Beautiful one day, seaborne the next
Hey, do you enjoy Cairns? Sure you do! It’s a beautiful part of the world, surrounded by natural splendour and boasting a nice, flat, low-lying aspect just above sea level which is absolutely perfect for welcoming tourists, holidaymakers and catastrophic storm surges which would flood the CBD, hospital and airport.
This isn’t exactly new information, since Cairns has been around for a while and had plenty of storms (including a near-miss in 2011 from Cyclone Yasi which still knocked them around plenty). But now James Cook University associate professor Dr Jonathan Knott has warned that Cairns is right in the sweet spot for the new and stronger cyclones set to be crated by the current La Nina phase of the southern oscillation climate pattern.
“Yasi created a 7.5-metre storm surge,” he perkily told InQueensland. “If the equivalent of Yasi crossed halfway between Cairns and Port Douglas, we would see a seven-metre storm surge coming into Cairns. That’s water going through at least the second floor of the Cairns Hospital.”
Fortunately, the region’s MP Warren Entsch isn’t fussed about such alarmist tosh, claiming it might just mean they get a “normal” wet season. And that’d be nice, provided that “wet” doesn’t mean “scattered through the Coral Sea”.
Oh, and just to make clear that climate-induced weather panic is a global thing, the northern hemisphere hurricane season started nice and early this year. In fact, it’s now celebrating its 25th storm — Hurricane Delta, which is currently moving uncomfortably close to the US Gulf Coast and Mexico’s Yucatan Peninsula — about six weeks earlier than would be usual.
So things are great all over, is what we’re saying.
Who watches the rortsmen?
You’ve no doubt inhaled all of Crikey’s exhaustive budget content and might reasonably think that you’ve got a pretty good handle on the razzle and dazzle of federal economics’ glorious night of nights, when the brightest stars of Treasury come out to shine.
But like so many big franchises, much of the most interesting stuff came out in the fan-only supplemental material, including a twist where the Morrison government took aim against one of its most hated foes: the Australian National Audit Office (ANAO).
You might know the ANAO as the ivory-tower, pencil-pushing do-gooders who made life so difficult for the government over the whole “sports rorts” thing, just because they apparently had some sort of problem with a government deploying millions of dollars of public money as pre-election sweeteners in strategic electorates despite having absolutely no moral or legal authority to do so. Killjoys!
They were also the folks who wondered why a parcel of land owned by billionaire Liberal donors and valued at $3 million was bought by the government for almost $30 million, forcing then-urban infrastructure minister Paul Fletcher to explain to the auditor-general that gentlemen don’t have grubby conversations over petty things like paying 10 times what some land is worth. After all, that would be gauche!
Or you might remember the ANAO from a few weeks ago when it explained that their budget was insufficient for the level of scrutiny it was obliged to give the spending of government funds and that it would need a funding increase in order to do their job.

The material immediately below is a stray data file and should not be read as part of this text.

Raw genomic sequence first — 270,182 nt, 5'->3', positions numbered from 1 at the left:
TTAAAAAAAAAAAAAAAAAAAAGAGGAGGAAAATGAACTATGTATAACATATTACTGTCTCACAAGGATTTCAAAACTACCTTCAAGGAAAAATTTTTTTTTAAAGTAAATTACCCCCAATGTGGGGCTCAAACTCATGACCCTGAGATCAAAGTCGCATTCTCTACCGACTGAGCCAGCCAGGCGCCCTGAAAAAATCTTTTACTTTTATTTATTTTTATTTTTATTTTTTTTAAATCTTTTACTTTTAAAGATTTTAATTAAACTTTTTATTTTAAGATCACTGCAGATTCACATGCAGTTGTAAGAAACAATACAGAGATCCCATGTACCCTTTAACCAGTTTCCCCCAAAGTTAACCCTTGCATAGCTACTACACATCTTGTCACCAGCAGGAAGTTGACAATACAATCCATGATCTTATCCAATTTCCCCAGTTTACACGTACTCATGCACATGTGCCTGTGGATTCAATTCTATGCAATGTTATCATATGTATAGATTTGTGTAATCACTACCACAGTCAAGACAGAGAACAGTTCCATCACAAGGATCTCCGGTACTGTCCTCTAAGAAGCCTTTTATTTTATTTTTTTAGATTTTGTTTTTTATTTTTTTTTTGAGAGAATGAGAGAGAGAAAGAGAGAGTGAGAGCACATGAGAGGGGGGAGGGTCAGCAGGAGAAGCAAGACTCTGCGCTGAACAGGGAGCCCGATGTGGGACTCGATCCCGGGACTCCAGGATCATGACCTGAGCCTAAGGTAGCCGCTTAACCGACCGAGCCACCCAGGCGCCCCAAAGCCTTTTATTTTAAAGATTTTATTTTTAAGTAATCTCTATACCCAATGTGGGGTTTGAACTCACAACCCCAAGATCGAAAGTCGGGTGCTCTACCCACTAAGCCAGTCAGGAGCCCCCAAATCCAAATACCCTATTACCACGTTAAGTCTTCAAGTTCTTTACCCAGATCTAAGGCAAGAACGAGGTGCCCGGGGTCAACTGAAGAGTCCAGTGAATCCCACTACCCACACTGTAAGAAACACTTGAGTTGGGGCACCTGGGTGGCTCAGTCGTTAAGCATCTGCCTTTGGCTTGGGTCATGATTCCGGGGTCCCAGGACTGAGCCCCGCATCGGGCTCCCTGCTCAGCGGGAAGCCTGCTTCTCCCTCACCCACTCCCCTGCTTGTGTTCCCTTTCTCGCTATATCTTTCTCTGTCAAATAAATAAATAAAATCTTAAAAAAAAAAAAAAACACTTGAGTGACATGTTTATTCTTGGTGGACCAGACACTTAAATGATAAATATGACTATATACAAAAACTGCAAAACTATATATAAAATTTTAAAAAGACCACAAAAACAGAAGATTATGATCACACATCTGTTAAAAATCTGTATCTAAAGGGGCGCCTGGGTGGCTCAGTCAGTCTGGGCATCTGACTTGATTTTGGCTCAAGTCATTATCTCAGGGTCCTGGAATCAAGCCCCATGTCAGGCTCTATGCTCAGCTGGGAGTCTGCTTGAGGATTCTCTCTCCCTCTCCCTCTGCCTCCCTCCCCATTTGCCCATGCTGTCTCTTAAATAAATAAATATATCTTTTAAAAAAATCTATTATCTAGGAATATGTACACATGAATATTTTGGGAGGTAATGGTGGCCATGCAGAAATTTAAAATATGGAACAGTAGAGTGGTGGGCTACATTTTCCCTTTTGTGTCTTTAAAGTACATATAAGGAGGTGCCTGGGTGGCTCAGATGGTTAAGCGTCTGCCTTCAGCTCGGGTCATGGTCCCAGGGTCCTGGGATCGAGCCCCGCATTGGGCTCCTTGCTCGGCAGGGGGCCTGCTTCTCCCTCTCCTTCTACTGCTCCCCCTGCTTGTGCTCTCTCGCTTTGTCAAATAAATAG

And the Morrison government has reached out to help the ANAO with a top up of… minus $14 million, decreasing their annual budget from $112 million to $98 million.
Whether the departmental budget announcement was delivered via a severed animal head in the auditor-general’s bed could not be confirmed at press time.
Don’t think of the children
While everyone was losing their mind over Trump’s shock COVID-19 news last Friday, the news broke that the South Australian government had quietly stopped funding the Infant Therapeutic Reunification Service — a service which focussed on working with at-risk children and families by giving them support to keep parents and kids together — and have replaced it with… nothing.
The interdisciplinary service works — sorry, worked — with traumatised children and families to help overcome the problems which would otherwise necessitate the removal of children for their own safety. Which, while necessary in certain cases, is in itself a traumatic experience for everyone involved.
It’s an understandably sensitive area where complex issues of child welfare, poverty, mental and physical heath, trauma, housing, the justice system and access to services all collide, so the fact it reportedly boasted an 82% success rate in keeping families together was downright remarkable. Mind you, that might explain why it won an award for excellence in assessment and/or treatment at the 2016 Mental Health Service Awards.
It also reduced pressure on the Department for Child Protection, which made the Marshall government’s decision to defund it all the more surprising — although a statement from the government countered that it was only a pilot programme intended to last for five years, that the level of funding for the sector has not decreased, and that it’ll be putting together a tender for a private sector organisation to take over the role later this year.
That said, according to the South Australian Salaried Medical Officers Association there’s a question mark over whether anyone would even bid for it since it’s a very specific area in which all of the current expertise is in the public system.
You wouldn’t think that the welfare of children and the wellbeing of families was necessarily an area that could just wait for a tendering process to play out in the hopes of being run on the cheap, or not at all, but here we are.